Center for Biological Diversity

For Immediate Release, May 5, 2016

Contact: Ileene Anderson, (323) 490-0223,

Interior Secretary Jewell, Senator Feinstein Join Hundreds to
Celebrate Three New California Desert National Monuments

WHITEWATER, Calif.— The Center for Biological Diversity, along with hundreds of local desert residents, elected officials, community and faith leaders, business owners, veterans and others, joined today with Interior Secretary Sally Jewell and Senator Dianne Feinstein (D-Calif.) to celebrate three new national monuments that President Obama designated in the Southern California desert. The declaration of Mojave Trails, Sand to Snow and Castle Mountains national monuments means these special places will be forever protected and accessible to the public.

“California’s deserts include some of the most spectacular scenery in the nation, and serve as a refuge for some of the rarest and most endangered plants and animals,” said Ileene Anderson with the Center. “The three new national monuments offer enduring protections for these places and allow future generations of all species to enjoy them — that’s a terrific reason to celebrate.”

The celebration event, held at the Whitewater Preserve in the Sand to Snow National Monument near Palm Springs, drew a crowd eager to mark the historic occasion and thank President Obama, Interior Secretary Jewell, Senator Feinstein and U.S. Agriculture Secretary Tom Vilsack for protecting California desert public lands. The Center will now work with the Department of the Interior and Department of Agriculture to ensure that the national monuments, and diversity of plants and animals within them, are well run and protected for future generations through the development of management plans.

About the National Monuments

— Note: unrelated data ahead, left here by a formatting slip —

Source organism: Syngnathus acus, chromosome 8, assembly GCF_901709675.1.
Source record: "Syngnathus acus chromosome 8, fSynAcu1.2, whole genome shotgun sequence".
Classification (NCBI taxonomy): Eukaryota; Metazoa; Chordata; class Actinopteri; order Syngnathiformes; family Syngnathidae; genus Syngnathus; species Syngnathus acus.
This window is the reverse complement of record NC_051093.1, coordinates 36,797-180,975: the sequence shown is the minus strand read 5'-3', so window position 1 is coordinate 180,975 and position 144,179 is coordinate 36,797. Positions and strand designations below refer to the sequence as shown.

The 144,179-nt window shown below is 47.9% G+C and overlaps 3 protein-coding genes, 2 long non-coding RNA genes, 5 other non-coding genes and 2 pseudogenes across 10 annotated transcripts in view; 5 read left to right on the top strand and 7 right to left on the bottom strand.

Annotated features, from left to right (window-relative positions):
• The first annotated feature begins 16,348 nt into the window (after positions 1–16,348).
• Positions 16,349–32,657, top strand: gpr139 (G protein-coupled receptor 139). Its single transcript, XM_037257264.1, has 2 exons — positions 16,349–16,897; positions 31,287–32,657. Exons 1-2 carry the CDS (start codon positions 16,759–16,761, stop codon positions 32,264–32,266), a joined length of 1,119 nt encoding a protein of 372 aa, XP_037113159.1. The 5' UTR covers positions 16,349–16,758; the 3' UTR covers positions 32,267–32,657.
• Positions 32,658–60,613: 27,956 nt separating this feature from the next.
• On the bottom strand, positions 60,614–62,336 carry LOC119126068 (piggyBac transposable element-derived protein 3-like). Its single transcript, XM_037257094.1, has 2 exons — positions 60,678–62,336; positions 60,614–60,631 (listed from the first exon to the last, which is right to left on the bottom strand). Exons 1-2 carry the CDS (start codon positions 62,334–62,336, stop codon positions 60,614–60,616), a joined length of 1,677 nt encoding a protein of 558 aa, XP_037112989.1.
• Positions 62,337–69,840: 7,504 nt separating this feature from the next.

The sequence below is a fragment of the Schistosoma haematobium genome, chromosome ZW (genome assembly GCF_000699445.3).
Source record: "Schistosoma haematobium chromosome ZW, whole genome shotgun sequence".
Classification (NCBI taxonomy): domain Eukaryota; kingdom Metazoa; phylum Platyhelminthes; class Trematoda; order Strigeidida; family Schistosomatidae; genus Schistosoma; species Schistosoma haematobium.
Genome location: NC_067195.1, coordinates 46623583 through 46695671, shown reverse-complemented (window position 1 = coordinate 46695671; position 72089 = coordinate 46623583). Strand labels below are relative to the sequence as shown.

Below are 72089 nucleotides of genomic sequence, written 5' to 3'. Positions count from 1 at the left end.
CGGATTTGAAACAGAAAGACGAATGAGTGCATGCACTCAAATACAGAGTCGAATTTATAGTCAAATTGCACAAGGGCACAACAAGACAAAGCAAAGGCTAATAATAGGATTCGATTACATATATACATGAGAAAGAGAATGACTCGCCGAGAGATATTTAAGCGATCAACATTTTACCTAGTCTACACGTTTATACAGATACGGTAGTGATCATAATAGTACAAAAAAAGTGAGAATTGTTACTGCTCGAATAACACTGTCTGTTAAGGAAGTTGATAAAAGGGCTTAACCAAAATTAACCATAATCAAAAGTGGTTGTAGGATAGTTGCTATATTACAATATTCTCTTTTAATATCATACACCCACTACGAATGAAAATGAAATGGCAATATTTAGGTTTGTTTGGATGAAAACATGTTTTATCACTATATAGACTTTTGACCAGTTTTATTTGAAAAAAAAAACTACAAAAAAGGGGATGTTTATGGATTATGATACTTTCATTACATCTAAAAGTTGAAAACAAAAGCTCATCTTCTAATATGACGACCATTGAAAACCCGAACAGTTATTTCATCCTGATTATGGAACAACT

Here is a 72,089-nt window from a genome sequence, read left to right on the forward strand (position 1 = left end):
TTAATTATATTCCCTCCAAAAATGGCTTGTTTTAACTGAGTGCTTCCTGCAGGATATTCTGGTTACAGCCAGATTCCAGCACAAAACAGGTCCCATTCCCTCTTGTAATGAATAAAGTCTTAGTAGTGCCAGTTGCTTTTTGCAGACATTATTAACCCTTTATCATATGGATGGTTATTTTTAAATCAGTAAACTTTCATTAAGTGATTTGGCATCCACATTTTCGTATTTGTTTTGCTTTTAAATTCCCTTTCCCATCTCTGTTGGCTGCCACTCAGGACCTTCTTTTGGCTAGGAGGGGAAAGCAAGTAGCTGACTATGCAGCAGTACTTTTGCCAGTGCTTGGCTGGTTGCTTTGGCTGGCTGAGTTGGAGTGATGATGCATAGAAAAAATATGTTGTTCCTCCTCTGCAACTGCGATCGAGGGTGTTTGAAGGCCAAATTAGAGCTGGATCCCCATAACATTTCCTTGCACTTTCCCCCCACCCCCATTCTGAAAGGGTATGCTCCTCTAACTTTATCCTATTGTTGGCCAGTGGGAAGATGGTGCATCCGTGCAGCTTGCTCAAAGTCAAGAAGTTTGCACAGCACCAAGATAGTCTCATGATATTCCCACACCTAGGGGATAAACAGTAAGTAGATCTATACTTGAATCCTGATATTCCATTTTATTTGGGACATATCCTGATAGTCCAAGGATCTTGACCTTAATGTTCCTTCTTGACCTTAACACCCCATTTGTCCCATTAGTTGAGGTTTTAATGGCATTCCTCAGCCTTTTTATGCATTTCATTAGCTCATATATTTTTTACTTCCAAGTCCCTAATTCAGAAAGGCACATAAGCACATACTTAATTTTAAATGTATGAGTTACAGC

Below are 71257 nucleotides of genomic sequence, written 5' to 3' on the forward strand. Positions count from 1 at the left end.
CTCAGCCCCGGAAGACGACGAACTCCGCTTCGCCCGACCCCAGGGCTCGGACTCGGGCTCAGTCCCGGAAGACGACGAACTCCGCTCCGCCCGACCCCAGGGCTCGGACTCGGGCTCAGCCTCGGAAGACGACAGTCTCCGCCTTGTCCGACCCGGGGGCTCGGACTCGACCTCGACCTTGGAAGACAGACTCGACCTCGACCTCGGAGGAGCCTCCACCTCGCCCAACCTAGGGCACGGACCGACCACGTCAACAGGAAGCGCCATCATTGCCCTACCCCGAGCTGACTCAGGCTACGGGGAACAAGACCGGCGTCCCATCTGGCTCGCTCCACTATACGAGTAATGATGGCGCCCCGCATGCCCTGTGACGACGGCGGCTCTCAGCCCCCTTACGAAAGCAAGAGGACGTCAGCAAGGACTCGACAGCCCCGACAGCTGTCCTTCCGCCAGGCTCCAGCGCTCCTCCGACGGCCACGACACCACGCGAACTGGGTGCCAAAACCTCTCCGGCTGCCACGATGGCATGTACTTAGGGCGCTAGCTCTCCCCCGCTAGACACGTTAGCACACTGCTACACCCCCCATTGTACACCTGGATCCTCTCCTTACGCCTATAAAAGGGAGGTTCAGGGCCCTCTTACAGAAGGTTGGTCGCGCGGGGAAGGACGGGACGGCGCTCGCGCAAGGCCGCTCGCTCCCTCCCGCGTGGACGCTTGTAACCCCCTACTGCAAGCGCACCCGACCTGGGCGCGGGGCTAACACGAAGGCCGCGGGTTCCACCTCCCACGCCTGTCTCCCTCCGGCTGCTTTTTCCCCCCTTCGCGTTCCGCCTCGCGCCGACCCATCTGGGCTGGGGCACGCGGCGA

The Mojave Trails National Monument preserves 1.6 million acres of diverse and striking desert lands and helps to link Joshua Tree National Park and the Mojave National Preserve. Named for the most pristine stretch of historic Route 66, with wide-open desert vistas, the lands in the national monument are home to threatened desert tortoises, iconic desert bighorn sheep and many other desert dwellers. National monument status protects the existing uses of these lands for outdoor enjoyment and maintains key wildlife connections between Joshua Tree and the Mojave National Preserve and wilderness areas. 

The Sand to Snow National Monument rises from the Sonoran Desert floor up to Southern California’s tallest mountain, Mount San Gorgonio. It contains more than 154,000 acres of diverse landscapes and habitats, including alpine peaks, Joshua tree woodlands, mountain vistas, rivers and wetlands, and desert. The area includes 25 miles of the Pacific Crest Trail and the headwaters of Southern California’s longest river, the Santa Ana, as well as the headwaters of the Whitewater River. World-class hiking, backpacking, wildlife and bird-watching are readily available throughout the seasons.

The Castle Mountains National Monument conserves a 20,000-acre missing piece in the northern part of the Mojave National Preserve and provides vital habitat for golden eagles, bighorn sheep, mountain lions and bobcats. Castle Mountains offers unparalleled opportunities to study wildlife movements; it is home to sensitive bat species, and it is a target location for the reintroduction of pronghorn — the second-fastest land mammal in the world.

The Castle Mountains were originally left out of the Mojave National Preserve because of a large operational gold mine. The mine has since been reclaimed, and the Castle Mountains take their rightful place as a rugged addition to the conserved landscape.

The Center for Biological Diversity is a national, nonprofit conservation organization with more than 1 million members and online activists dedicated to the protection of endangered species and wild places.

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